Since 2018 Jersey Overseas Aid (JOA) and Raleigh Tanzania have been working in partnership to deliver school water, sanitation and hygiene (SWASH) projects at rural primary schools in the Morogoro region.
Through JOA’s Community Work Projects (CWP), volunteers from Jersey have been able to support Raleigh Tanzania in improving the access to safe water and sanitation for schoolchildren, as well as enhancing education around hygiene topics in the surrounding communities. As well as supporting rural communities, CWPs deliver personal development for the volunteers. This may include gaining leadership skills, developing cross-cultural perspectives, creating lifelong friendships and building strong links with the communities they are working alongside.
The first CWP in Tanzania was successfully completed in July 2018 with a team of volunteers consisting of Jersey residents and young of Tanzania working on a SWASH project in the community of Katurukila.
The next passionate team of JOA and young Tanzanian volunteers are currently working in the rural village of Mkamba. Larger than the usual communities Raleigh work in, Mkamba is in no less need of infrastructure improvements at the primary school. With over 9000 people living in Mkamba, the main primary school has had a huge influx of children seeking education since the introduction of free schooling was rolled out across Tanzania in October 2015.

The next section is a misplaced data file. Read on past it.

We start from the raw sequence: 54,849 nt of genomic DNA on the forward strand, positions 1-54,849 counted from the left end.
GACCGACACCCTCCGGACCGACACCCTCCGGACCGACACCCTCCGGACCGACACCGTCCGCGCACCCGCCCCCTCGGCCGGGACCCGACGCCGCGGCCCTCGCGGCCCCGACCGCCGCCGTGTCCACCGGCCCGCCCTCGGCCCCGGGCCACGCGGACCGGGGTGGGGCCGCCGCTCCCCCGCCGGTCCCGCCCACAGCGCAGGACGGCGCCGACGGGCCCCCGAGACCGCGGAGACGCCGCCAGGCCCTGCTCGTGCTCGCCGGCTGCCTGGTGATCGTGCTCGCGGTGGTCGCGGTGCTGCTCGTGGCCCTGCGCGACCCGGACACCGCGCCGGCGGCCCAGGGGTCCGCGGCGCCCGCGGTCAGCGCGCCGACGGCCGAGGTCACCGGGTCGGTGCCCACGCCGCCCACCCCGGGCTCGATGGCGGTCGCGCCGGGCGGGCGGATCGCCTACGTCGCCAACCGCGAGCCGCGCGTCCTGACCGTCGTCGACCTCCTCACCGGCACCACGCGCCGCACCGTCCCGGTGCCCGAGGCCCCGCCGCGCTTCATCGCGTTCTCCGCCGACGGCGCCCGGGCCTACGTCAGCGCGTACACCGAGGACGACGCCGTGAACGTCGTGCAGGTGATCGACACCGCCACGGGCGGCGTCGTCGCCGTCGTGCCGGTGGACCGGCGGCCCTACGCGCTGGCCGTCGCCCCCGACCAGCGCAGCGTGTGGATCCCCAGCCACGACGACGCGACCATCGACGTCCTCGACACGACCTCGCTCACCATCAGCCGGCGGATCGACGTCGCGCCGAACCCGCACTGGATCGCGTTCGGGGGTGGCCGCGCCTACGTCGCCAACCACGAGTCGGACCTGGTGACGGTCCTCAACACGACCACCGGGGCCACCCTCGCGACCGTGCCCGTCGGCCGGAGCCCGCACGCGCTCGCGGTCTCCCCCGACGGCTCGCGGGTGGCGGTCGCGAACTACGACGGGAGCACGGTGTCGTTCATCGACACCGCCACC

The project seeks to provide 18 new toilets for the eager students and 2 more for the hardworking teachers of this ambitious school. A Menstrual Hygiene Management (MHM) room will also be provided, which allow girls the safety and ability to clean themselves and maintain their school attendance during a vital part of their education.
The new toilet blocks also encourage good waste management and a change in hygiene behaviours. Septic tanks allow for the extraction of waste when full in order to keep the surrounding environment waste-free. A hand-washing station will be located next to the toilet blocks in order to encourage good hygiene practices. And finally, a set of beautiful murals will be painted on each new piece of infrastructure to encourage the proper SWASH behaviours; water conservation, sanitation, hygiene, as well as continued maintenance of these new toilet blocks.
With the student toilets almost finished, the JOA team will assist in the building of the teacher’s toilets from start to finish, allowing the final Raleigh team to build the hand-washing station and officially hand over the buildings to the School Management Committee (SMC).
Whilst construction has been going on, the hardware, the software aspect of the project has been in full swing inside the classroom. Volunteers have been delivering classes to the school children and mobilising the rest of the community to attend awareness raising session on all aspects of sanitation and hygiene. Changing behaviours in these areas and encouraging ownership are of paramount importance in increasing the longevity of the new toilet blocks and are fundamental parts of every Raleigh Tanzania SWASH projects.
Written by Bryn Williams